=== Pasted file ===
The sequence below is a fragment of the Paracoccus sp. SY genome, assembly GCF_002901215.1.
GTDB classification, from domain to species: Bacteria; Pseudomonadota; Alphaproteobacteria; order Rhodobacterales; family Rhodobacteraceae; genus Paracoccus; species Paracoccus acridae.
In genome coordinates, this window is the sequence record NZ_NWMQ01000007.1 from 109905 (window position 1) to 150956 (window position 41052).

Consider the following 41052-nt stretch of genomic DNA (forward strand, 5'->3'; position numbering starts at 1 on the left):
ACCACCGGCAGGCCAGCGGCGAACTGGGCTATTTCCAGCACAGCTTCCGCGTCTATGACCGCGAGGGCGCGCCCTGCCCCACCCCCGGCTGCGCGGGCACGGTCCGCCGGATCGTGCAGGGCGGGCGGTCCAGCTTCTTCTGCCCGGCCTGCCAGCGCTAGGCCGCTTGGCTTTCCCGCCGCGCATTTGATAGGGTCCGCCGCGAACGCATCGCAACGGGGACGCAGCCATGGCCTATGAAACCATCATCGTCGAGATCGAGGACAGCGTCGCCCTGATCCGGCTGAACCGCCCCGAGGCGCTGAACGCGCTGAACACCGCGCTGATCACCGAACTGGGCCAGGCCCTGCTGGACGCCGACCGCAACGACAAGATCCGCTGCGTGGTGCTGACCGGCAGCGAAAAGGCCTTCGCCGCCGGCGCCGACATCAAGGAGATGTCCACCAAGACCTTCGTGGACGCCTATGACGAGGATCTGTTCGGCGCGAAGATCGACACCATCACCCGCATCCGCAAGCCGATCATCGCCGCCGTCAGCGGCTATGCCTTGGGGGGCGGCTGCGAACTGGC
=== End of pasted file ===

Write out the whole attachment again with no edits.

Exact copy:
The sequence below is a fragment of the Paracoccus sp. SY genome, assembly GCF_002901215.1.
GTDB classification, from domain to species: Bacteria; Pseudomonadota; Alphaproteobacteria; order Rhodobacterales; family Rhodobacteraceae; genus Paracoccus; species Paracoccus acridae.
In genome coordinates, this window is the sequence record NZ_NWMQ01000007.1 from 109905 (window position 1) to 150956 (window position 41052).

Consider the following 41052-nt stretch of genomic DNA (forward strand, 5'->3'; position numbering starts at 1 on the left):
ACCACCGGCAGGCCAGCGGCGAACTGGGCTATTTCCAGCACAGCTTCCGCGTCTATGACCGCGAGGGCGCGCCCTGCCCCACCCCCGGCTGCGCGGGCACGGTCCGCCGGATCGTGCAGGGCGGGCGGTCCAGCTTCTTCTGCCCGGCCTGCCAGCGCTAGGCCGCTTGGCTTTCCCGCCGCGCATTTGATAGGGTCCGCCGCGAACGCATCGCAACGGGGACGCAGCCATGGCCTATGAAACCATCATCGTCGAGATCGAGGACAGCGTCGCCCTGATCCGGCTGAACCGCCCCGAGGCGCTGAACGCGCTGAACACCGCGCTGATCACCGAACTGGGCCAGGCCCTGCTGGACGCCGACCGCAACGACAAGATCCGCTGCGTGGTGCTGACCGGCAGCGAAAAGGCCTTCGCCGCCGGCGCCGACATCAAGGAGATGTCCACCAAGACCTTCGTGGACGCCTATGACGAGGATCTGTTCGGCGCGAAGATCGACACCATCACCCGCATCCGCAAGCCGATCATCGCCGCCGTCAGCGGCTATGCCTTGGGGGGCGGCTGCGAACTGGC